Endothelial migration on extracellular matrix is regulated by integrins and proteolysis. Previous studies showed that β3-integrins regulate expression of the urokinase-type plasminogen activator receptor (uPAR) through outside-in signalling involving the cytoplasmic domain. Here we show that overexpression of the integrin-binding proteinβ 3-endonexin decreased uPAR promoter (-398 base-pair fragment) activity that is constitutively active in endothelial cells. Mutation of the NF-κB promoter binding site (-45 bp) impaired the ability ofβ 3-endonexin to downregulate uPAR promoter activity. Immunoprecipitation studies showed that β3-endonexin interacts directly with the p50/p65 transactivation complex and thereby inhibits binding of κB oligonucleotides to the p50/p65 complex. Moreover, binding ofβ 3-endonexin to p50 was inhibited in the presence of κB but not mutated κB oligonucleotides, suggesting a sterical competition between β3-endonexin and κB DNA for the p50/p65 complex. We therefore propose that β3-endonexin acts as regulator of uPAR expression in β3-integrin-mediated endothelial cell migration through direct interaction with p50/p65. Since NF-κB regulates the expression of matrix degrading enzymes, the present results define a role of β3-endonexin in regulatingβ 3-integrin-mediated adhesion and pericellular proteolysis.
The integrin family of adhesion receptors plays a central role in cell adhesion, migration, control of cell differentiation, proliferation, programmed cell death and angiogenesis ( Hynes, 1992; Schwartz et al., 1995). Angiogenesis is a multistep complex process involving degradation of the extracellular matrix (ECM) by various proteases including uPAR, endothelial cell migration and proliferation, and differentiation into capillaries. Adhesive interactions and migration of endothelial cells with the extracellular matrix are largely supported by β1- andβ 3-containing integrins ( Dejana, 1993). Integrins areαβ heterodimers that function in cell adhesion and signalling by interacting with ECM proteins on the one hand, and with intracellular proteins on the other ( Clark and Brugge, 1995; Hynes, 1992; Schwartz et al., 1995). Signalling through integrins is bi-directional: while binding of ECM proteins to integrins transmits signals into the cell and results in cytoskeletal re-organization, gene expression and cellular differentiation (outside-in signalling), signals from within the cell regulate integrin ligand-binding affinity and cell adhesion (inside-out signalling) ( Dedhar and Hannigan, 1996; Hynes, 1992; Schwartz et al., 1995). The cytoplasmic domain of β3-integrins plays a pivotal role in the regulation of integrin receptor and cellular function ( Liu et al., 2000) and intensive effort in the past has concentrated on identifying cytoplasmic proteins in order to elucidate the molecular mechanisms by whichβ 3-integrins mediate bi-directional signal transduction. The cytoplasmic protein, β3-endonexin, has been previously identified to associate exclusively with the cytoplasmic domain ofβ 3-integrin ( Shattil et al., 1995). Binding specificity is conferred by the unique, membrane-distal NITY motif within the cytoplasmic domain of theβ 3 chain ( Eigenthaler et al., 1997). β3-endonexin binds specifically toβ 3, but not to β1 or β2 tails through both membrane proximal and distal motifs ( Eigenthaler et al., 1997; Shattil et al., 1995). Transient expression of β3-endonexin in CHO cells increased the ligandbinding affinity of αIIbβ3 ( Kashiwagi et al., 1997).β 3-endonexin exists in a short and a long isoform, the latter of which does not bind to the cytoplasmic domain of β3 ( Shattil et al., 1995). Transient expression of the long isoform of β3-endonexin decreased the internalization of αIIbβ3 indicating that β3-endonexin regulates the integrin-recycling pathway ( Gawaz et al., 2001).β 3-endonexin can also bind to cyclin A and inhibits the cyclin-A-Cdk2 kinase activity, which suggests that it is involved in the regulation of cell cycle progression and gene expression ( Ohtoshi et al., 2000; Ohtoshi and Otoshi, 2001).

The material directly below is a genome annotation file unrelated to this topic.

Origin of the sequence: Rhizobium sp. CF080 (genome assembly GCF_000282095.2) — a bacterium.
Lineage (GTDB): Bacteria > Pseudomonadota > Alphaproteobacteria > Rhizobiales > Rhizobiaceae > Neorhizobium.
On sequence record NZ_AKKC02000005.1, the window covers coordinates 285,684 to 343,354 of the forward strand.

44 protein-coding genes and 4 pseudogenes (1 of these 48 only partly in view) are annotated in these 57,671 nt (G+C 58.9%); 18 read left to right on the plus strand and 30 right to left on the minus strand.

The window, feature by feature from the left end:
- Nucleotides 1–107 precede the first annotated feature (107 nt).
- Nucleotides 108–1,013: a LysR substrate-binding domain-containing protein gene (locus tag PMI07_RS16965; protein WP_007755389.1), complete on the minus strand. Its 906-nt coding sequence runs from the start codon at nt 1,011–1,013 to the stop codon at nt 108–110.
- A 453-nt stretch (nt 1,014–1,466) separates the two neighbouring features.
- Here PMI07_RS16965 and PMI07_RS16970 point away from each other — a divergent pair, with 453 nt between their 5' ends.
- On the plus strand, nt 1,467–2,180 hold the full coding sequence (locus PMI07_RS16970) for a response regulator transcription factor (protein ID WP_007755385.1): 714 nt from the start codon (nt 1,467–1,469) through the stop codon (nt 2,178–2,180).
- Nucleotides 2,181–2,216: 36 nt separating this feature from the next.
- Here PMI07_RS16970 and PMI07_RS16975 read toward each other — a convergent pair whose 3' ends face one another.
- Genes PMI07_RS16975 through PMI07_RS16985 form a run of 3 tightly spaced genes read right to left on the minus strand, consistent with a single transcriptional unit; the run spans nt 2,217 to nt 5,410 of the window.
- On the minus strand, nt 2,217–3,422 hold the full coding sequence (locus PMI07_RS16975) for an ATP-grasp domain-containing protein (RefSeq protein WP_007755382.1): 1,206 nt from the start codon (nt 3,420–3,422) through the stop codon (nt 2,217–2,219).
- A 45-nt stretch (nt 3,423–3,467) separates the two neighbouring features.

Recently, important links have been identified betweenβ 3-integrins and proteases, which play a pivotal role in the regulation of cell migration. One important protease involved in these processes is the serine protease urokinase-type plasminogen activator (uPA, urokinase), which binds to the specific receptor uPAR. Urokinase converts plasminogen to plasmin, a serine protease with broad substrate specificity for several components of the ECM, including vitronectin, laminin and fibronectin ( Blasi, 1999; Liotta et al., 1981; Schwartz et al., 1995). Binding of urokinase to uPAR increases the rate of plasmin formation at the plasma membrane and focuses the proteolytic activity onto the leading edge of tumor cells ( Blasi, 1999; Ellis, 1996).